Local geology has a profound effect on on culture. Geology determines what sort of agriculture is possible, for example, and will influence economy with the presence (or absence) of gemstones and metals. Geology can also determine what sort of building materials are present for humans (or non-humans!) to use in construction of dwellings.
We’re all familiar with the idea of quarried stone, or muds used to make bricks. People can also carve their dwellings in to rocks, creating artificial caves. Two examples of this can be found in the Bandelier cliff dwellings in New Mexico, US, and in Kandovan, Iran. These dwellings have a fantastic, organic appearance that trends toward curves.
In Bandelier and Kandovan, people have created their homes by carving into a specific type of rock called a tuff. (Technically, tuff is pronounced “toof,” but Americans tend to just pronounce it like “tough.”) Tuffs are remarkably soft igneous rocks, which makes them accessible for carving even by cultures that lack sophisticated tools.
The Making of Tuff
Tuff is a volcanic rock, which means in order for there to a tuff formation in the area, there must be volcanoes. More specifically, there must be volcanoes that erupt with significant quantities of airborne debris, called tephra.
In order to get tephra, you need explosive eruptions. Massive, violent belches of gases (primarily water vapor) escaping from lava cause the liquid to fragment, and also pulverize solid rocks within the volcano’s cone. Lava that’s been splattered into the air can solidify very quickly, flash-cooling to bits of glass that make up tephra. Tephra comes in three sizes – ash (which is not at all soft), lapilli (pea-sized), and volcanic bombs (anything bigger).
Technically, any volcano can create tephra (and therefore ultimately make tuff); it just takes an explosive eruption. However, these sorts of explosive eruptions are much more common in volcanoes with intermediate to felsic (feldspar and quartz-rich) magma. Those tend to be stratovolcanoes, which have the classic “volcano shape” we see from Mt. Fuji and Mt. St. Helens. So-called “super volcanoes” that form calderas will also have explosive eruptions, and will put out massive amounts of debris during eruptions. The Valles Caldera in New Mexico is the source of the Bandelier Tuff, for example.
Once the tephra is out of the volcano, what goes up must come down. Bigger tephra, like volcanic bombs, tend to fall nearer to the volcano. The tephra piles up on the ground in thick layers, which will cause some compression. Subsequent eruptions, lava flow, or regular sedimentation can bury the layer of debris and compress it further, consolidating it into tuff.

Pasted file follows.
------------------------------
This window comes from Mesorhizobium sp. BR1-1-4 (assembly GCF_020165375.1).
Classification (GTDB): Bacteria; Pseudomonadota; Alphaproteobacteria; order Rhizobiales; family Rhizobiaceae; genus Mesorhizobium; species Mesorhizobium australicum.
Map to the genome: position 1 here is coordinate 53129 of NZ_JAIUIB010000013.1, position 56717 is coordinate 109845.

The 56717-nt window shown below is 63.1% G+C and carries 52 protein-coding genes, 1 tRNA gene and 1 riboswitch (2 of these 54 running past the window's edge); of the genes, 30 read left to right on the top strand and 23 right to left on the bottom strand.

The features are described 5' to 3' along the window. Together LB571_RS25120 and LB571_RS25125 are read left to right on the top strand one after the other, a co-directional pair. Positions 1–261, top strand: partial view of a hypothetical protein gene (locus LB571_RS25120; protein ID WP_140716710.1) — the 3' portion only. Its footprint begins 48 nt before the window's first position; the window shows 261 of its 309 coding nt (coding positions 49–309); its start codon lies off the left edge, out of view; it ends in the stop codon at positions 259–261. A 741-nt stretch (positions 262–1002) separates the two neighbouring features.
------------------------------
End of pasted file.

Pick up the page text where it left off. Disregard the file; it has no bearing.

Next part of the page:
How thick a tuff will be really depends upon how much debris the volcano put into the air – and how far you are from the volcano. A tuff layer will be thin at the edges and become progressively thicker toward the volcano. To make a tuff thick enough to people to carve homes in to it, you would probably want a layer around 20-50m thick. Considering that the upper Bandelier Tuff was laid down by an eruption that put out 300 km3 of debris, this is not unreasonable. Near the Valles Caldera, that tuff layer gets up to 200m thick.
How Tuff Looks
Since tuff can be made by an explosive eruption from any sort of volcano, it comes in a wide variety of colors. Tuff from intermediate/felsic volcanoes, like those that formed the tuffs at Bandelier and Kandovan, will tend to be lighter in color, ranging from white to gray to pinkish to orangish. Tuff from mafic (magnesium and iron rich magma) will be dark gray or black or even green. Basaltic tuff was used to make many of the moais at Easter Island, as one example.
How tuff looks up close really depends on how far you are from the volcano. Close to the volcano, there can be large chunks of pumice and rock, surrounded by ash. Volcanic bombs in close to a volcano can be fairly impressive in size. An eruption from Mt. Asama in Japan shot out volcanic bombs that were 5-6m in diameter – not the sort of thing you’d want landing on you or your car. Generally bombs will be a bit smaller than that, but you can easily find them football or human-head-sized. Volcanic bombs will also ted to stand out from the rest of the tuff, since they tend to solidify into solid, much darker rock. Farther from the volcano, tuff will be mostly ash, with possibly some small bits of pumice.
Generally, tuff will have a “ground mass” of fine ash, which will appear smooth until you get fairly close to it. Bits of rock and pumice float in the ash and will likely be darker in color. Because ash tends to be glassy, a fresh surface in the tuff may have a little sparkle here in there if the light catches it at the right angle.